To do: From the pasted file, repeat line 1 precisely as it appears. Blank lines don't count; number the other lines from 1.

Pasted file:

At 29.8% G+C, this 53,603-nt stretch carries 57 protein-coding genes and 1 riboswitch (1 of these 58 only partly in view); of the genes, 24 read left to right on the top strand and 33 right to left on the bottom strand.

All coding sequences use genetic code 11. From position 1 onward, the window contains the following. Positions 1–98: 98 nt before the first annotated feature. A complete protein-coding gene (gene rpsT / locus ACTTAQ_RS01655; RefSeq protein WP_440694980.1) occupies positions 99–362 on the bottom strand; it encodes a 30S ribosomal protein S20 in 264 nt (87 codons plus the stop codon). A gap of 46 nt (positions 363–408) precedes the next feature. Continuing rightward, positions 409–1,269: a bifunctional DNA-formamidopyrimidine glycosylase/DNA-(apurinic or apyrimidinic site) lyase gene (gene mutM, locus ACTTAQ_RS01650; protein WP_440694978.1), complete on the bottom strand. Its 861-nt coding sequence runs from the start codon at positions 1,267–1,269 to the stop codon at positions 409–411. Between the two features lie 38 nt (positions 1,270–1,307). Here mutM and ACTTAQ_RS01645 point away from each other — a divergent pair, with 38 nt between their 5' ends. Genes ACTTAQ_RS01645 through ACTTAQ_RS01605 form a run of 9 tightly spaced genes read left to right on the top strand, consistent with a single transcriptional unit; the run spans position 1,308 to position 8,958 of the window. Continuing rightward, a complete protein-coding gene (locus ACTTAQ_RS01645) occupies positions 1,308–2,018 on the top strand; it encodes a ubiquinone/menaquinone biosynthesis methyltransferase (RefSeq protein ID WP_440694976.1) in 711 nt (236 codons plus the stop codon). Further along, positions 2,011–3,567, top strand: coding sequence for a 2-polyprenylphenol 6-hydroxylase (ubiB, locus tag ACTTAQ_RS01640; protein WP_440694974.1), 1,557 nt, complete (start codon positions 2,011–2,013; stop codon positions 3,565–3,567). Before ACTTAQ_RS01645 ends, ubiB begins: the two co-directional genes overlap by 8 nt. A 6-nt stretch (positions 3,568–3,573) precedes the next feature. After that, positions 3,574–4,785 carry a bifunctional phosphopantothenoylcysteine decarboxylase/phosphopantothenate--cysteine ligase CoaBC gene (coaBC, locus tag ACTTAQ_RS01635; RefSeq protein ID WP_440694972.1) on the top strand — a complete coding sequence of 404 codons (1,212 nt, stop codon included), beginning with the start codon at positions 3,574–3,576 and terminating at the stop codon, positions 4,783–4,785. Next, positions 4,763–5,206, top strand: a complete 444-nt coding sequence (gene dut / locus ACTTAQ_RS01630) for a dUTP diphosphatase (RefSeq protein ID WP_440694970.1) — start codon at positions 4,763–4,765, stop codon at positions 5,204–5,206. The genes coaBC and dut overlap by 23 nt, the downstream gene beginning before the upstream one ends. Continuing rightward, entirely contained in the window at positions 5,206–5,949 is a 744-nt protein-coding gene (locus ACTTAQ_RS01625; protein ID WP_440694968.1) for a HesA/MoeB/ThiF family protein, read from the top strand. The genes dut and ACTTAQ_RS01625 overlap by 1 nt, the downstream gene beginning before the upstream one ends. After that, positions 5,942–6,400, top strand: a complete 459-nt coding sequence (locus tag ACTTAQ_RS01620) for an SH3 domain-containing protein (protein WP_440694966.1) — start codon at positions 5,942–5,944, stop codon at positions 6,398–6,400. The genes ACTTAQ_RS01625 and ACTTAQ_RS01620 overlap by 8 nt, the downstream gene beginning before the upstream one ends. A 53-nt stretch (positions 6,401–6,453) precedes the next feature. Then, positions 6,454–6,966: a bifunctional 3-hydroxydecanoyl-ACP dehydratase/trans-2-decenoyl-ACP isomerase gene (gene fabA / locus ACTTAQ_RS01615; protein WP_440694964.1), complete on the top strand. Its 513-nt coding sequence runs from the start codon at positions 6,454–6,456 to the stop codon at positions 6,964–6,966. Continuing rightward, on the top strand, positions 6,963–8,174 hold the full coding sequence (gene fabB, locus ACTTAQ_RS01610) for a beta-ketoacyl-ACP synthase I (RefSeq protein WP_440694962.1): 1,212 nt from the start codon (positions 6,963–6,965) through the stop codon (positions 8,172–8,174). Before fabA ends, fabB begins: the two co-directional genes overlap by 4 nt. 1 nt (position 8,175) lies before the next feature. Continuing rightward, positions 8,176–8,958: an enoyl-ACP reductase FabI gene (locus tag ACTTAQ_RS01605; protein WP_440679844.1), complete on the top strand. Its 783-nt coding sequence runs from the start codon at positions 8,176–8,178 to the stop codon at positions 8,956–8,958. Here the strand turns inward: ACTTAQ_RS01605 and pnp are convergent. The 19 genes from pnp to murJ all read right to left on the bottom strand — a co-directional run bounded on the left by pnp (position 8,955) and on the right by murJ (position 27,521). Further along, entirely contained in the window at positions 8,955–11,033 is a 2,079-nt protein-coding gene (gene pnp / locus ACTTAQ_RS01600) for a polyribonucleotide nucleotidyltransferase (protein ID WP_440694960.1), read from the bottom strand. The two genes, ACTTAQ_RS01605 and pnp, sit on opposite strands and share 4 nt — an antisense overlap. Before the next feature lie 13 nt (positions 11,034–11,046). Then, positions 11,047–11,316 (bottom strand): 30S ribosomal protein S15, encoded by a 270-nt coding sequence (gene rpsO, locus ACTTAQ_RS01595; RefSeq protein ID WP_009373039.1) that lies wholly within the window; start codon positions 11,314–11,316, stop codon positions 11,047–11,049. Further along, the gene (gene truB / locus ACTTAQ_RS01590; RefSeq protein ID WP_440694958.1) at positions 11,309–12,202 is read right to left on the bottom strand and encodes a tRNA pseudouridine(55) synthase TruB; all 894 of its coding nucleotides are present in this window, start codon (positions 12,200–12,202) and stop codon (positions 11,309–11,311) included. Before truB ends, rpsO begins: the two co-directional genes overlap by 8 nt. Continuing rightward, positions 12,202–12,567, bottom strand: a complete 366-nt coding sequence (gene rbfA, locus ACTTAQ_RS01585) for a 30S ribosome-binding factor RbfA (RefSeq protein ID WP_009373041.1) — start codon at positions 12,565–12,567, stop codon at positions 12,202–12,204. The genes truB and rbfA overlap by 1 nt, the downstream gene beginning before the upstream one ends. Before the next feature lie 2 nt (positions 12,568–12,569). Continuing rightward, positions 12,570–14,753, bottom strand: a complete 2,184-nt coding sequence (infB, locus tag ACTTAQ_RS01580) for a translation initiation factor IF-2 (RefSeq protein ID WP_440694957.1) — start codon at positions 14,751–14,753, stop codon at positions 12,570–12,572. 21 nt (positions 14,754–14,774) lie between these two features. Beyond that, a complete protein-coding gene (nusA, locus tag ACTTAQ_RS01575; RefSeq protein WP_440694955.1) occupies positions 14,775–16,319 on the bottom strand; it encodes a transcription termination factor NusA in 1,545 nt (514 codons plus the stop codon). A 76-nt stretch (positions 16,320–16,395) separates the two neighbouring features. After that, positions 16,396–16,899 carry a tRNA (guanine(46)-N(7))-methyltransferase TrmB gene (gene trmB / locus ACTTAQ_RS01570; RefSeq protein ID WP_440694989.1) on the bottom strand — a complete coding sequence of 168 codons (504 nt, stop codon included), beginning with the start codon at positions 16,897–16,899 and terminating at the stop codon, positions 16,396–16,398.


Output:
At 29.8% G+C, this 53,603-nt stretch carries 57 protein-coding genes and 1 riboswitch (1 of these 58 only partly in view); of the genes, 24 read left to right on the top strand and 33 right to left on the bottom strand.